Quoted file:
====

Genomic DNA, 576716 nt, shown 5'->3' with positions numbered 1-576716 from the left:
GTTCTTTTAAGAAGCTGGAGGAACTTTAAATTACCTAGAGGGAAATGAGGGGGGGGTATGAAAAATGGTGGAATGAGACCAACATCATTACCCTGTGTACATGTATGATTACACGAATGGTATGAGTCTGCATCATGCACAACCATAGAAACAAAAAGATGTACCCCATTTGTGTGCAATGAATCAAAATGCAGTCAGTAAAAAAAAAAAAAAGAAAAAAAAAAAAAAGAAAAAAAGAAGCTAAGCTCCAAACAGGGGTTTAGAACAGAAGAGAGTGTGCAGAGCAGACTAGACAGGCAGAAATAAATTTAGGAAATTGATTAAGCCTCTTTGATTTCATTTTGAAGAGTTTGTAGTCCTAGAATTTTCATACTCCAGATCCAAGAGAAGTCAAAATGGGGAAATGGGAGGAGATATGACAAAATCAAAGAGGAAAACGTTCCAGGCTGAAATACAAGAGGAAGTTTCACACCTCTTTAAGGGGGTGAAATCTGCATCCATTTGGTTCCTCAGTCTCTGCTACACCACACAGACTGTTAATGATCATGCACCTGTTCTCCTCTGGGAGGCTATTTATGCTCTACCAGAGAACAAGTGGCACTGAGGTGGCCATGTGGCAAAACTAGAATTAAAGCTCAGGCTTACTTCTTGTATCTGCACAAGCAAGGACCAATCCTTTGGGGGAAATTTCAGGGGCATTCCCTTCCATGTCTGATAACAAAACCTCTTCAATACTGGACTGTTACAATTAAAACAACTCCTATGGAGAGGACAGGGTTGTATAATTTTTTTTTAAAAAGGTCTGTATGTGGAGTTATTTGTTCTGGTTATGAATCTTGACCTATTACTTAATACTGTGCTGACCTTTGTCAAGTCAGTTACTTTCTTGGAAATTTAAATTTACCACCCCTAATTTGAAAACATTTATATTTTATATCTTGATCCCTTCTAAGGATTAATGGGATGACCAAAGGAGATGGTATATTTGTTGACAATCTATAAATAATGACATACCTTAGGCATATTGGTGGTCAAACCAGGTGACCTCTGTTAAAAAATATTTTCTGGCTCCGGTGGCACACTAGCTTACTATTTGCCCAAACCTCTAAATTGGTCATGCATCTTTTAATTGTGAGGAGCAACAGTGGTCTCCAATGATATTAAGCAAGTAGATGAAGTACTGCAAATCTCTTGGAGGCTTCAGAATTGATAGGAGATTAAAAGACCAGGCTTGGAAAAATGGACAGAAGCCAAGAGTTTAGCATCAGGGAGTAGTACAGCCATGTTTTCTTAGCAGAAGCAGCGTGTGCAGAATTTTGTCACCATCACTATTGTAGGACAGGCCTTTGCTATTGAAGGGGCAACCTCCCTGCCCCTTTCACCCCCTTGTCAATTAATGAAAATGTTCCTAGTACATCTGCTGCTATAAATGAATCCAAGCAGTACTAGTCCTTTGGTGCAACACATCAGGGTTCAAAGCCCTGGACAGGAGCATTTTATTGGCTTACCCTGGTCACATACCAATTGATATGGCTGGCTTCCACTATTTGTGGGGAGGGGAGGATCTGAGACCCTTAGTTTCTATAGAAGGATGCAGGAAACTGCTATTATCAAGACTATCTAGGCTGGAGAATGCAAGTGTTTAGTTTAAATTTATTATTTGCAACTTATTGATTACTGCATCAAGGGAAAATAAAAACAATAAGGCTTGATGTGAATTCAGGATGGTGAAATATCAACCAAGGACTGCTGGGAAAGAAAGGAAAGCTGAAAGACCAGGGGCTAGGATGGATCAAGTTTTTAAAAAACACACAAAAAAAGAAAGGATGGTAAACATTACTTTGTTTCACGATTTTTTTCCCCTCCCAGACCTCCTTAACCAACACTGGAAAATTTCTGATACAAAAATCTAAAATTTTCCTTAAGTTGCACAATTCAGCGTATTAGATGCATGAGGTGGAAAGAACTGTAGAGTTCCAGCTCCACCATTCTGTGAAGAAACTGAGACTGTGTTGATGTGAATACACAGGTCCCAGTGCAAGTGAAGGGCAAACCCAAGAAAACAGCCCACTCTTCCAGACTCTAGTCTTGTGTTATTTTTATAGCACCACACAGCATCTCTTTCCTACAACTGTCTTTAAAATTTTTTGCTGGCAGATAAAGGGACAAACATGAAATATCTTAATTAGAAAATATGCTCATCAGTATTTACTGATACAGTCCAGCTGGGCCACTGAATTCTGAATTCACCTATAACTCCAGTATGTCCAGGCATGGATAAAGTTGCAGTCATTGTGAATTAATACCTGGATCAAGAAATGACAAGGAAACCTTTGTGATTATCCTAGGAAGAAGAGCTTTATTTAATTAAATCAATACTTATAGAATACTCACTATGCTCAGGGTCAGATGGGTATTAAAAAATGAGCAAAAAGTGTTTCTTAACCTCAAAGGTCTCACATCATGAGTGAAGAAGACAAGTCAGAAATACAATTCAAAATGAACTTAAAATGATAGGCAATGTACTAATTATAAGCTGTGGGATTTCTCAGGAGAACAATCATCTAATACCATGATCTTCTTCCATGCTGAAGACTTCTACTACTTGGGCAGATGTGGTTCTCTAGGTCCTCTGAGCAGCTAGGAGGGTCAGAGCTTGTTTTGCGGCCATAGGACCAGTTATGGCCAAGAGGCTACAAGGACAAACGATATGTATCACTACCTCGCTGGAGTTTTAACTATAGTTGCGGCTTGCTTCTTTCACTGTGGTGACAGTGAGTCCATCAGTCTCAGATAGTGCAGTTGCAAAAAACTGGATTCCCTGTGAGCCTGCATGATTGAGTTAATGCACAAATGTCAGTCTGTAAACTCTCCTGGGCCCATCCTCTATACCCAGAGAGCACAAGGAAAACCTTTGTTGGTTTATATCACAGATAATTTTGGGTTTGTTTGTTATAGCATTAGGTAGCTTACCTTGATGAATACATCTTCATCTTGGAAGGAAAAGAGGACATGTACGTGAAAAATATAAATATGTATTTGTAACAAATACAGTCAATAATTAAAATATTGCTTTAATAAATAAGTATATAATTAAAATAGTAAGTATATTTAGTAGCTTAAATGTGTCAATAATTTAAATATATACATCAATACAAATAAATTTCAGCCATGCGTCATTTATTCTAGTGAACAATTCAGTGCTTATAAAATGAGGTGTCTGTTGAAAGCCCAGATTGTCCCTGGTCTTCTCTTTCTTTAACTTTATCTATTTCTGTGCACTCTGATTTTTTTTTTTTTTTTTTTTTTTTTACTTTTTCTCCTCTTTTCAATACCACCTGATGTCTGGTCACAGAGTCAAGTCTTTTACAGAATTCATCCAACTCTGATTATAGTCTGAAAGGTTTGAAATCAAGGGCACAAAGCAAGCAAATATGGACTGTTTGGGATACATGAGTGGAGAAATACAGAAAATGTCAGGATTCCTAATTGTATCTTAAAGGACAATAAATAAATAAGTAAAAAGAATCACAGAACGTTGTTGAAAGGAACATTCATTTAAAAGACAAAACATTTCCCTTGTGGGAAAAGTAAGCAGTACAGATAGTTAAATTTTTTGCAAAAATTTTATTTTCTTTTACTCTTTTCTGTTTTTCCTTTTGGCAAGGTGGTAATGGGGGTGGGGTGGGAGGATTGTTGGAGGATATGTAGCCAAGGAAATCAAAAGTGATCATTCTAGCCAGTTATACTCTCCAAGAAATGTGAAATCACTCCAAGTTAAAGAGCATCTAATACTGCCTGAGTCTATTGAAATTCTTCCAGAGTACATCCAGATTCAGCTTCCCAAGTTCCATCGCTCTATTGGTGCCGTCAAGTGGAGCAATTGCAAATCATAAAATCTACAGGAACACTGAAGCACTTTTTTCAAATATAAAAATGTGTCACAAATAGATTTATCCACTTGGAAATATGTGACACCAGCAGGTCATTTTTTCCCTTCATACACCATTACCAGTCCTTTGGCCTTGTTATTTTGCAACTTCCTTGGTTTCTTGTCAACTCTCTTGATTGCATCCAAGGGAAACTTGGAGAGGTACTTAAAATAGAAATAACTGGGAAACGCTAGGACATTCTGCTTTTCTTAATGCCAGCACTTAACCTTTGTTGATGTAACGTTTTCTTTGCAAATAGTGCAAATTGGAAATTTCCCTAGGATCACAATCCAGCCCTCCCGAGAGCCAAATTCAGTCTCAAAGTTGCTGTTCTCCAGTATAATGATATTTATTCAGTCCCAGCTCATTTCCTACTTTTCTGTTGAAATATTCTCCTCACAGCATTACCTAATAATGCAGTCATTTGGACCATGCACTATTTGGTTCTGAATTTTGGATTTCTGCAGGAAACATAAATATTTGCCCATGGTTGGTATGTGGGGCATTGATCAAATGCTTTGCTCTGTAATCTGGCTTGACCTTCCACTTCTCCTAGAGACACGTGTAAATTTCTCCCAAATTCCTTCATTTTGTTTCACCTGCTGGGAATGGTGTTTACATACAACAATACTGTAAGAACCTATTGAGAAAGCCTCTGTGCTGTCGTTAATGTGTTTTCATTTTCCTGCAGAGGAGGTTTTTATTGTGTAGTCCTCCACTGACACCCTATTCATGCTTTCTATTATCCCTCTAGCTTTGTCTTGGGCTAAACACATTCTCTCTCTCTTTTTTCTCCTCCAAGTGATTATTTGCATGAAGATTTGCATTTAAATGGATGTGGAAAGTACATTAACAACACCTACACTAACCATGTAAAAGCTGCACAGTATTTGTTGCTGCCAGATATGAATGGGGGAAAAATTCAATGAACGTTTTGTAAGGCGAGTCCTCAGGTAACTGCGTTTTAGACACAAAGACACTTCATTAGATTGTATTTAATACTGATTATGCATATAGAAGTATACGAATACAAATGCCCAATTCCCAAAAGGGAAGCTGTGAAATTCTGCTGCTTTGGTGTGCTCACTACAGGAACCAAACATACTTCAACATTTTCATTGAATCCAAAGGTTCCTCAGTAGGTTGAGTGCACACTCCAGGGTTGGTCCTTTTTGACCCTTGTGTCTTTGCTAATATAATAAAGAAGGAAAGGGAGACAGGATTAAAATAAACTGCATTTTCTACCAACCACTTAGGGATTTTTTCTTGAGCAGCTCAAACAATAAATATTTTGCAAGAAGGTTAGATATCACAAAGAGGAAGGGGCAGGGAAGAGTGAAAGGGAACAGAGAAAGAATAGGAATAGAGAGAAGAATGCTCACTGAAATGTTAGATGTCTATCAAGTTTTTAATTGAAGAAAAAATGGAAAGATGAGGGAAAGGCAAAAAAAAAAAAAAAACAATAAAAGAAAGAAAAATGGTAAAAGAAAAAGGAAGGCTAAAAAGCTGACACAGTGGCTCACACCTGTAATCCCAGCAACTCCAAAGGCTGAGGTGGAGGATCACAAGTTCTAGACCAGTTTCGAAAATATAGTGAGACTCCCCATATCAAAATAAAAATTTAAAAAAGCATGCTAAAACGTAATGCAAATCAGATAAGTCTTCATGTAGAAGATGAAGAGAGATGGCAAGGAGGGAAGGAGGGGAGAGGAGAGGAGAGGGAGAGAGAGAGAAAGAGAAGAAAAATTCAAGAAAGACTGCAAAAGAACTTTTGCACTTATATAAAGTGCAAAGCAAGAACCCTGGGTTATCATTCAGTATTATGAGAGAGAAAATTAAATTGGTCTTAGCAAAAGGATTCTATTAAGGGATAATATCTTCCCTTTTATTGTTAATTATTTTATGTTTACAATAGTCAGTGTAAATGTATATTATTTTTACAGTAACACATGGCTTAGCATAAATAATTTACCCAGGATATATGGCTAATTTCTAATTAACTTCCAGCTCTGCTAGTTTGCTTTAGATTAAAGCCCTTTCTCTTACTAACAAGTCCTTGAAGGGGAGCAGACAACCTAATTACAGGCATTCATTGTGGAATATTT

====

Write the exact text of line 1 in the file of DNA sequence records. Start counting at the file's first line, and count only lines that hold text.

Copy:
Genomic DNA, 576716 nt, shown 5'->3' with positions numbered 1-576716 from the left: